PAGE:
Mrs. Finn was my 3rd grade teacher. Quite simply she made me feel like I belonged when deep down I didn’t feel like I fit anywhere else. It was safe in her room to be me. I knew she liked me or she did an incredible job convincing me of that. I had the pleasure of telling her before she died of the impact she had on me and that I had decided to follow in her footsteps. She is in my heart and head everyday whispering to me to make sure every student feels like they are right where they are supposed to be.
If you had to describe public education in one word, what would that be?
Public education is facing many challenges. One is the impact that COVID-19 has had on how we teach and how students learn. What have you learned about how you, your colleagues, and your students adapted to remote instruction?
One lesson that I learned during all the COVID time is that the time to do some deep reflection is now. How can we look at our lessons through a new perspective and see if they can survive COVID. One issue that I have heard a lot of was low engagement. Learning online is different and perhaps the in class lessons were in need of a shine to start with. One powerful lesson is the importance of student autonomy and agency. When they feel in control over their learning and the assignments engagement and outcomes always go up. We can’t lose that when we step back into the classroom. The students’ well being used to be central to my planning but during COVID the family of the student was equally important. The classroom was now the home. What was happening in the home always entered the classroom since the two were the same. Moving forward we need to remember that the students bring that home in with them every day. I will strive to focus on a larger circle.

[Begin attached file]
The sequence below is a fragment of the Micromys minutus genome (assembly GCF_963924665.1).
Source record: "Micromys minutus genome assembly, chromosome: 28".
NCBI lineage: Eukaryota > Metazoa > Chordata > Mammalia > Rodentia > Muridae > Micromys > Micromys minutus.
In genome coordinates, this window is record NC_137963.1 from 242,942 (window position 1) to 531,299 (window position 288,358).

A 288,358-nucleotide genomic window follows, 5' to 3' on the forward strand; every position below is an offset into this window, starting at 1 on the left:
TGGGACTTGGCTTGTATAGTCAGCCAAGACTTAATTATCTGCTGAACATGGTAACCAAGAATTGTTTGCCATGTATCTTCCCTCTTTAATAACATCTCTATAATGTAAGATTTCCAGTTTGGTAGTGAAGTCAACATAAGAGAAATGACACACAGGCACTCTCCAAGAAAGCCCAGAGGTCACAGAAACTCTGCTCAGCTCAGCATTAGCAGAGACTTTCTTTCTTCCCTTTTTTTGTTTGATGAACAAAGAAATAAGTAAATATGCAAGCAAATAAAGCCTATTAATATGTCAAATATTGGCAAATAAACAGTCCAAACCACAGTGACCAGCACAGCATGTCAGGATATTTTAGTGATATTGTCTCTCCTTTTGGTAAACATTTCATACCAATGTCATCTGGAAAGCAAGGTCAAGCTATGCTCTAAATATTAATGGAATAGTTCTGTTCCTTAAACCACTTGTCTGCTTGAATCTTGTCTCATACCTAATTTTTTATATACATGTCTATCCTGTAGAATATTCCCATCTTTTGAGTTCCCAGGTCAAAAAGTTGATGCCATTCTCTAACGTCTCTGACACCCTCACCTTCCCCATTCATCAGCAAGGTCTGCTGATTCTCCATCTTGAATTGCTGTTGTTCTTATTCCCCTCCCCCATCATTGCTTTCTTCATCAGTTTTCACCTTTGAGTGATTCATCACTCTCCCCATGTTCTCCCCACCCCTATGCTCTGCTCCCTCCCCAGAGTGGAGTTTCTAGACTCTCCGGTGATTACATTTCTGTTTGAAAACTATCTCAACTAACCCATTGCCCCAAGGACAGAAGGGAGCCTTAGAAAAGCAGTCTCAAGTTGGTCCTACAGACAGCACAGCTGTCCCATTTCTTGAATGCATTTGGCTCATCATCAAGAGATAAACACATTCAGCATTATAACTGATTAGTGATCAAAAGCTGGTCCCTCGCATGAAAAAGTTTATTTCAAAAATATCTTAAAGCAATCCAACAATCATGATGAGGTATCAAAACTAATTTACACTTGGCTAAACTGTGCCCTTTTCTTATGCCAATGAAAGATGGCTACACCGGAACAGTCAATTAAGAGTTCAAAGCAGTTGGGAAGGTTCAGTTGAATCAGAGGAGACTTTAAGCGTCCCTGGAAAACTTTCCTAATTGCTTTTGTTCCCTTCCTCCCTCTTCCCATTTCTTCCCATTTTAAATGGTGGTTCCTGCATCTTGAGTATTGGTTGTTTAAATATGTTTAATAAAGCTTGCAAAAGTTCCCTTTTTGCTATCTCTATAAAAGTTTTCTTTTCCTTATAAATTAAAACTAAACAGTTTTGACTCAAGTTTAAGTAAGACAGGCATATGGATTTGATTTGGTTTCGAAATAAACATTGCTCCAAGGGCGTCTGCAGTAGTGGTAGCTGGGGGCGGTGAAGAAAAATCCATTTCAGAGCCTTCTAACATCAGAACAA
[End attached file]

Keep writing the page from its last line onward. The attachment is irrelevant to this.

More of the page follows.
As a result of George Floyd’s murder, along with other tragedies targeting Black people, more and more people are supporting the Black Lives Matter movement. How has this affected you as an educator, and as a person, and how do you see yourself addressing systemic racism through your work as a teacher?
For a long time I have supported the Black Lives Matter movement. In my classroom we spend the entire year learning how to see others who are different with respect and equality. What has changed for me is a greater conviction to take the action beyond the classroom. My knowledge of the movement and the history of violence against people of color is an area I know I am lacking in. I have made this a priority of my personal development that will also impact my professional development. Currently I am reading So You Want to Talk About Race. I have White Rage as a second in my summer reading line up. I am currently on the NNSTOY Equity Task Force and am helping my district develop a plan for helping teachers to bring this to their classrooms.
Is there anything I haven’t asked you about that you would like to share?
In 2011 I was recognized as the Ocean County Teacher of the Year and was a NJ State Teacher of the Year Finalist. It started me on a path that led to teacher leadership. Over the years I have experienced so many professional learning and development opportunities. Engaging with highly effective and successful educators from around the country inspired me to pursue National Board Certification. One thing always led to another. After 9 years I have become an incredibly different teacher and person and I can thank the county teacher of the year honor as the initial spark that started a fire in me. That fire has seen me in multiple national teacher fellowships and ambassadorships. I have participated as an adviser at the local, county, state and national levels in helping policy makers craft educational policy. Every single experience has impacted what I do in my class and beyond. Being a County Teacher of the Year helped me find my profession, it took me out of my classroom and broadened my horizon. I can without a shred of doubt it helped make me the educator I am today.